Once I only had one hour of sleep and I went to work. A colleague of mine handed his two weeks notice, so we decided to do a knowledge dump before he left. We went to the meeting room where he presented how the very complex task queuing system he designed worked. That's where I got an insight into how hallucinations actually work. You don't actually see butterflies or unicorns roaming around. Instead, you believe they are there. And believing is seeing.

My colleague stood in front of the whiteboard and drew the queuing system with his marker. I smiled. I couldn't believe we were there already. Only a moment ago he was an infant, now he was building a task queue. He explained how the whole thing works and I couldn't have been prouder of him. I couldn't understand what he was saying but who can understand what kids say these days? I was just so proud of my son. Note that this was an Asian man in his early forties.

From time to time I'd snap out of it and listen. I'd see him as he was and take notes. But a few minutes later, there were these visual suggestions. I could see the traits on his face, they look just like my sons'. The way he stretched his arm. The way he smiled. He was a good boy, a smart boy, and I was proud of him.

On days where we had a bug in our machine learning system, I'd come home and blame my children’s behavior on the training data. I'd think of ways I could tweak the data to improve it. Maybe we need to dump that last batch we received from the human labelers. Or maybe there was a bug in the API and it was not returning properly formatted data. I'd try to debug it in various ways and take note of which tweak made the baby decrease his cries. In the middle of my hallucination, I'd say out loud "It's just a baby, there is no data."

The past few years being ripe with political news, I couldn't help but incorporate them too. I knew my kids were lying. They didn't really believe in the things they said in the news. They did it for the camera and to get votes. Outrage is the political currency. "It's just a baby. It's just a baby!"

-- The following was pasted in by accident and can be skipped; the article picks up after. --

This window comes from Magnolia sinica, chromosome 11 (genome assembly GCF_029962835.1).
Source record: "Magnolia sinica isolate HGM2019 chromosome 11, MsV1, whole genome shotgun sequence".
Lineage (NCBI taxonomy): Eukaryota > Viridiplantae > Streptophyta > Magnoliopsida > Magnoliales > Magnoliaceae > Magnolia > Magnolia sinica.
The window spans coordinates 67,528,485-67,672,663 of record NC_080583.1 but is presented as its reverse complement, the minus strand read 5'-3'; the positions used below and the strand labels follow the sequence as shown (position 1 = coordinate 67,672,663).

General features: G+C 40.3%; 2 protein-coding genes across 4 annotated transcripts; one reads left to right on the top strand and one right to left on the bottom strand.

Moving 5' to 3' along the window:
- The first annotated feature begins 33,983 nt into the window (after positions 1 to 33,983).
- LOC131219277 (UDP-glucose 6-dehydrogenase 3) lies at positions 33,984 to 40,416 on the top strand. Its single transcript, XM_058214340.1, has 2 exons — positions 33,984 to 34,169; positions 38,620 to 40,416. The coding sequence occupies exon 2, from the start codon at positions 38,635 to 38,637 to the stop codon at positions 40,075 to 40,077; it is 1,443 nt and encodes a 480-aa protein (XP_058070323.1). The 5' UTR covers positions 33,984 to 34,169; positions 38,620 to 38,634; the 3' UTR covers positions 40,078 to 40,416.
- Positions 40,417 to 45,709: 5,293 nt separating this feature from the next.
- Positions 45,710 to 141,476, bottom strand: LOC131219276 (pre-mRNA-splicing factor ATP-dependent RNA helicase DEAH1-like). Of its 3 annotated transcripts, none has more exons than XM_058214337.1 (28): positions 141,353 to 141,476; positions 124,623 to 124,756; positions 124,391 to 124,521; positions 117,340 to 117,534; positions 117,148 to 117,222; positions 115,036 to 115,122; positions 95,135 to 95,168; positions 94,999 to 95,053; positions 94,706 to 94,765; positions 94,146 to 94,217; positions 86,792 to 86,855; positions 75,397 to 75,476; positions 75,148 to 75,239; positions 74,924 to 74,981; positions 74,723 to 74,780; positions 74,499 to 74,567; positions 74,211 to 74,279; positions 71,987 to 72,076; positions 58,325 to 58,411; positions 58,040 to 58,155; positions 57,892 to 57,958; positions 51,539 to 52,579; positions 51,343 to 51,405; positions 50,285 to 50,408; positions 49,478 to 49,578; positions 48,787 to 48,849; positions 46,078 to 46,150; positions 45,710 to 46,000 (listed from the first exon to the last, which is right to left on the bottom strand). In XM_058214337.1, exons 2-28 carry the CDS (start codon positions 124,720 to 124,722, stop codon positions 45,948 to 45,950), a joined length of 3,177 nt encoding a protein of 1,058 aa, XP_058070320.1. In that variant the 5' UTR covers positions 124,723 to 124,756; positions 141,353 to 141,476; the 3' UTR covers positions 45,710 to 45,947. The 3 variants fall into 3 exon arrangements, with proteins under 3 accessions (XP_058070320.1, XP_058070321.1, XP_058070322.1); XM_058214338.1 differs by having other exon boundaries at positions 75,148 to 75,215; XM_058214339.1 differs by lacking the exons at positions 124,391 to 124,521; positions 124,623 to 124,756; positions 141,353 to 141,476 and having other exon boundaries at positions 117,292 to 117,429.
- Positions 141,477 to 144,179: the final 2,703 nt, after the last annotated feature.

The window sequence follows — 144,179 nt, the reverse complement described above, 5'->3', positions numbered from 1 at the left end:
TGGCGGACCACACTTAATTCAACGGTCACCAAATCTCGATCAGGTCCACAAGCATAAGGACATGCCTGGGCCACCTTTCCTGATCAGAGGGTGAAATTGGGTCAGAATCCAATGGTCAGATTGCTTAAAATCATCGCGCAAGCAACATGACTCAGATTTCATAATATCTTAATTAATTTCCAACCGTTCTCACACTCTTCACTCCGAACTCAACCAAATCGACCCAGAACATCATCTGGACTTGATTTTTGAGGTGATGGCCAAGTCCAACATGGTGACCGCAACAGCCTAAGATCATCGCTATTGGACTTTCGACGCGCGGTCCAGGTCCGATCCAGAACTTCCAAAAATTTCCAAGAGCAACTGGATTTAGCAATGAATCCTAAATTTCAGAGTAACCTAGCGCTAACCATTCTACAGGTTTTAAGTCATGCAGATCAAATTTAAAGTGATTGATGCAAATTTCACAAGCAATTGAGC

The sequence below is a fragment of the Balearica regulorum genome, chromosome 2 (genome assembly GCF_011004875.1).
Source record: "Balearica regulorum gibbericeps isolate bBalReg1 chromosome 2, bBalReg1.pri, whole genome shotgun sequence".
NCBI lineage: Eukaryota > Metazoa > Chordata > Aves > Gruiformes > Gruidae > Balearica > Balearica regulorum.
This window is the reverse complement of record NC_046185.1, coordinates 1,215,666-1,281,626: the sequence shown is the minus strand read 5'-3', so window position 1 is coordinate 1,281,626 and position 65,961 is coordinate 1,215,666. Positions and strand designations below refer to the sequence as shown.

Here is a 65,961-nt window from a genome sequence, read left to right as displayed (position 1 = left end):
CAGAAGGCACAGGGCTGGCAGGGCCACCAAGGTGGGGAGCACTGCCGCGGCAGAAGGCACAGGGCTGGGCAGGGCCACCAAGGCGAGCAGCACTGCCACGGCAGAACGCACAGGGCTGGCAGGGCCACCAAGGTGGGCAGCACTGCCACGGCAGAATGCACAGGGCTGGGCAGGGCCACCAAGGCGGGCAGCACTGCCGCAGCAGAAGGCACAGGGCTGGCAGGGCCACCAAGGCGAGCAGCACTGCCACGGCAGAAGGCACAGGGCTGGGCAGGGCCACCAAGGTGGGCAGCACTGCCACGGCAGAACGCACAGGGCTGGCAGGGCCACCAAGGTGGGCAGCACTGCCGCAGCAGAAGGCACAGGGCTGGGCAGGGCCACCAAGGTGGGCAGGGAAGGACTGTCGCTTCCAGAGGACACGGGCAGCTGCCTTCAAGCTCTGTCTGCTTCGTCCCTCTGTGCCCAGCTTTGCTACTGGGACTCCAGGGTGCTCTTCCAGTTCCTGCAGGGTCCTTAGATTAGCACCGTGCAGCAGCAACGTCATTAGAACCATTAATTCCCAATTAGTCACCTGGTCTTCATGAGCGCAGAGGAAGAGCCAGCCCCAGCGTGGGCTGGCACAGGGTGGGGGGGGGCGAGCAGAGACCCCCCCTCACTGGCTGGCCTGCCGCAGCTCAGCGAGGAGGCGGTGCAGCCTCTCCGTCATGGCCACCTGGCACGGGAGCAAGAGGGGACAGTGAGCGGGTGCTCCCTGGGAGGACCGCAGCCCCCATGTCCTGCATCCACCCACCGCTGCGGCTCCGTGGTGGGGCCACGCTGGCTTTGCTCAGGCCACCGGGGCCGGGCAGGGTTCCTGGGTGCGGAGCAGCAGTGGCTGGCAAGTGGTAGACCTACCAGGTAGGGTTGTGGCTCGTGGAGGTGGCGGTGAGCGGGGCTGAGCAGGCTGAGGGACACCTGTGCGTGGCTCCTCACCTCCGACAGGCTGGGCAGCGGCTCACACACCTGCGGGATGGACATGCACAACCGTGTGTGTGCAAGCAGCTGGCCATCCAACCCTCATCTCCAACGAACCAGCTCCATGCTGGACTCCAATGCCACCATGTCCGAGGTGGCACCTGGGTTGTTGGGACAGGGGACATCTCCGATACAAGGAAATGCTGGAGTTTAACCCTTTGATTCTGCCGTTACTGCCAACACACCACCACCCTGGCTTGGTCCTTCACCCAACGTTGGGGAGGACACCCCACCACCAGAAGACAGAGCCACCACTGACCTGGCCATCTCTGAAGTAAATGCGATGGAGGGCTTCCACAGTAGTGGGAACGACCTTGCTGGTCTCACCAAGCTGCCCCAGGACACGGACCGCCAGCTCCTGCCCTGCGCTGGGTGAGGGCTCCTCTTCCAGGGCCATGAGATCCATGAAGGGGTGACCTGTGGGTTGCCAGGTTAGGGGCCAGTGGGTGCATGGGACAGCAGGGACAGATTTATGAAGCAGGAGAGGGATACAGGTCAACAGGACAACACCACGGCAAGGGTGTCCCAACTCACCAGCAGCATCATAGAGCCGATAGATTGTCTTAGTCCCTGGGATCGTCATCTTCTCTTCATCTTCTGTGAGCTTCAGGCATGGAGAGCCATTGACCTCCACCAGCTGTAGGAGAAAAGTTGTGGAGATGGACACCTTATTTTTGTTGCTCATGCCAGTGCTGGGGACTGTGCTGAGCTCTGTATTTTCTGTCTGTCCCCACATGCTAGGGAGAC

Every cry at night turned into a story and I had to repeat the words "It's just the baby!" I had to say it until I started to believe it. Even then, I could still feel the hallucination lurking in the corner of my mind. Waiting for the next moment of weakness to take over.

It's like dreaming about the best business idea in the world. It feels wonderful and you get to benefit from it. When you wake up, try as you may, you can't remember the idea. It feels like it's right on the tip of your tongue. But the reason you can't remember it is not that you forgot the idea, it's because you dreamt about the idea of having the best idea. When my sons and their friends are terrorizing the neighborhood, I don't actually see them vandalizing property. I don't even picture it. My mind skips the event, it pretends I already know all the details. I'm left with thinking about what I am supposed to do now that the deed was done.

Diallo Twins

Like most parents, I learned to live with it. My hallucinations didn't go away, they toned down. They don't bother me anymore. I learned to be on autopilot. I can make milk in my sleep, I can cleanly and safely change a diaper without using any mental energy. I learned to take a 15 minute rejuvenating cat nap in the office. Sometimes, I'll just log on to work in the morning and send a group message: "Can't make it today, going to sleep". It made my life slightly better, but I won't pretend that gaining an extra hour of sleep when you only sleep 2 hours is healthy.

In fact, I don't think it was healthy at all. I feel like I've lost things along the way. The experience I'm describing here could be early signs of dementia, I don't know. My mind doesn't work as well as it used to. I made some of the worst professional mistakes in my career. I made some of the worst financial decisions. I was only half awake after all. I became much more reserved. I spend much less time with other people, I can partially blame covid for that. I get stressed out easily. But I am hopeful.

Just the other day, I met another twin parent at the park. He had no trouble handling 4 kids on his own and he couldn't look more Zen. He told me, "When things get better, you don't even notice it. It's just better."

Now my kids are 2 and a half, an aptly named stage called The Terrible Twos. Oh, it is stressful, but I sleep so much better. My wife is better. We feel better. I'm writing and building software everyday. As the world is opening up, it's easier to live a normal life. Kids are kids and with all this they are still the joy of my life. I left my job in December of 2020 and I got to spend more time with my family. It's a challenge, but I wouldn't trade it for anything else.

But from time to time, I'm awakened in the middle of the night by two kids crying at the same time. I remember that all I have to do is update the hyper parameter then retrain the model.

"It's just the babies!"